I am surprised sometimes by which outrages coming out of Washington right now still manage to outrage me.  I am livid about yesterday’s vote in the House Ways & Means Committee.  I had hoped Representative Pascrell’s letter invoking the Revenue Act of 1924 would inspire his colleagues to behave like reasonable lawmakers and take a careful look at financial documents thus far hidden from the view of American people, our media, and our government officials.

Instead, given an opportunity to have the committee with “the responsibility for raising the revenue required to finance the Federal Government” privately review ten years’ of the current president’s tax returns, this committee spinelessly, wantonly, partisan-ly, voted to NOT EVEN TAKE A LOOK.  Why not find out whether the alleged billionaire now serving as president pays his fair share for first responders and more?  What are they afraid of learning?  How did these Republicans forget who they work for?  This vote has made me angry at the Republican party, because the committee voted on party lines to defend the ‘privacy’ of a public servant, over the right of our country to know if there are investments, debts, or other financial relationships between our current president and foreign entities.

Here are the Republican Representatives who don’t even want to know whether the current president paid taxes, nor to whom he may be indebted.  LET THEM KNOW WHAT YOU THINK.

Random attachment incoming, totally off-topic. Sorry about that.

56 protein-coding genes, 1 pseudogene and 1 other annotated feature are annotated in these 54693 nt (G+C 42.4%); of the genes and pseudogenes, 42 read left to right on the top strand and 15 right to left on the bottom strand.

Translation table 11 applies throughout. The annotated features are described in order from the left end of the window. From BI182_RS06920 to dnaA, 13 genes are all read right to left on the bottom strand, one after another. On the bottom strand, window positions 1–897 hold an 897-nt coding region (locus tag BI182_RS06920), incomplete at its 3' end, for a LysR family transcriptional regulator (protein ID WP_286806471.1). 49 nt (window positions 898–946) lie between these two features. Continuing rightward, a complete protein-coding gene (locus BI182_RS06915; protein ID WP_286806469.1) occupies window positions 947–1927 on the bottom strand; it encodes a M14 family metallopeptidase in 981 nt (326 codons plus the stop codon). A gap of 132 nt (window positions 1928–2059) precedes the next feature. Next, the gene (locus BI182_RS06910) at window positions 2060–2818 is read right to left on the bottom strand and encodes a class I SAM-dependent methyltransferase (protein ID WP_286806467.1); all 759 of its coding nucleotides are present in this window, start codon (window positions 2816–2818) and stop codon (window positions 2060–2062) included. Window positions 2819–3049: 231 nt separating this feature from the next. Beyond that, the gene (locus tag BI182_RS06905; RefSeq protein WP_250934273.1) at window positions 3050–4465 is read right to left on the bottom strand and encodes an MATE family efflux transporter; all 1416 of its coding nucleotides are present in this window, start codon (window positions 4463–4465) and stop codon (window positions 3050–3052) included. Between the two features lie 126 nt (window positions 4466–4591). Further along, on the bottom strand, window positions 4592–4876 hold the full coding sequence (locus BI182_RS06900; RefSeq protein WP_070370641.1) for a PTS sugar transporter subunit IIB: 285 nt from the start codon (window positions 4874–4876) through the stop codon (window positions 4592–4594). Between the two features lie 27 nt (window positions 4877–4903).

Regardless of the usual caveat that Representatives only listen to feedback from their own constituents, in this case these are the only House members who had the power to look and see if there was anything we the people needed to know.  Why did these Republicans choose country over party?

The Revenue Act of 1924 specifically enables the publication of names and tax information, showing Americans what fellow citizens are contributing to the national coffers.  My father taught me that while paying taxes is not exactly a pleasure, it is a privilege.  He told me to be grateful if and when I owed taxes, since it meant I was earning income – for that I should be appreciative.  I remembered his lesson in the years I made too little money to owe taxes, and in the years I made enough to owe.  It is the duty of we who make a relatively comfortable income to contribute wages to our policemen, firemen, teachers, soldiers, schools, and care for our hungry and needy, among other line items.

There may even be more to the Act that offers a path toward transparency, if an IRS commissioner and a Treasury secretary would pursue SEC. 205: “Whenever in the opinion of the Commissioner the use of inventories is necessary in order clearly to determine the income of any taxpayer, inventories shall be taken by such taxpayer upon such basis as the Commissioner, with the approval of the Secretary, may prescribe as conforming as nearly as may be to the best accounting practice in the trade or business and as most clearly reflecting the income.”

In the meantime, let the partisan Republicans (see above) on the House Ways & Means Committee know how much we resent their elevation of party welfare over the national interest, and let the patriotic Democrats on the Committee know how much we appreciate their efforts to inquire about financial entanglements of the leader of our government’s executive branch.

Keep the faith.  Make the Calls.  Rock the Vote.